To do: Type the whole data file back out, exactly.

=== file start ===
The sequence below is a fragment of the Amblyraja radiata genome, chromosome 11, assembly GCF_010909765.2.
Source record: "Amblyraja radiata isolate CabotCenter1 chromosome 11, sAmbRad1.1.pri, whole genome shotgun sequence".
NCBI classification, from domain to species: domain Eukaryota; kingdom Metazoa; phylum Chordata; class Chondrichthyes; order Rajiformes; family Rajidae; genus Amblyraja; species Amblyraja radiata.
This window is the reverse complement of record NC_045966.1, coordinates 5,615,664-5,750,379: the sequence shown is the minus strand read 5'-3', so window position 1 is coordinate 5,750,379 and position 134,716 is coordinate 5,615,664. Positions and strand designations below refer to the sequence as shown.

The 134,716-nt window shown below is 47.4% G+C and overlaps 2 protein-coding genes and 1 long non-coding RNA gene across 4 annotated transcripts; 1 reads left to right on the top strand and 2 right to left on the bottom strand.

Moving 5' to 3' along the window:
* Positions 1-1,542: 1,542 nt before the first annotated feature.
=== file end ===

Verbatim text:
The sequence below is a fragment of the Amblyraja radiata genome, chromosome 11, assembly GCF_010909765.2.
Source record: "Amblyraja radiata isolate CabotCenter1 chromosome 11, sAmbRad1.1.pri, whole genome shotgun sequence".
NCBI classification, from domain to species: domain Eukaryota; kingdom Metazoa; phylum Chordata; class Chondrichthyes; order Rajiformes; family Rajidae; genus Amblyraja; species Amblyraja radiata.
This window is the reverse complement of record NC_045966.1, coordinates 5,615,664-5,750,379: the sequence shown is the minus strand read 5'-3', so window position 1 is coordinate 5,750,379 and position 134,716 is coordinate 5,615,664. Positions and strand designations below refer to the sequence as shown.

The 134,716-nt window shown below is 47.4% G+C and overlaps 2 protein-coding genes and 1 long non-coding RNA gene across 4 annotated transcripts; 1 reads left to right on the top strand and 2 right to left on the bottom strand.

Moving 5' to 3' along the window:
* Positions 1-1,542: 1,542 nt before the first annotated feature.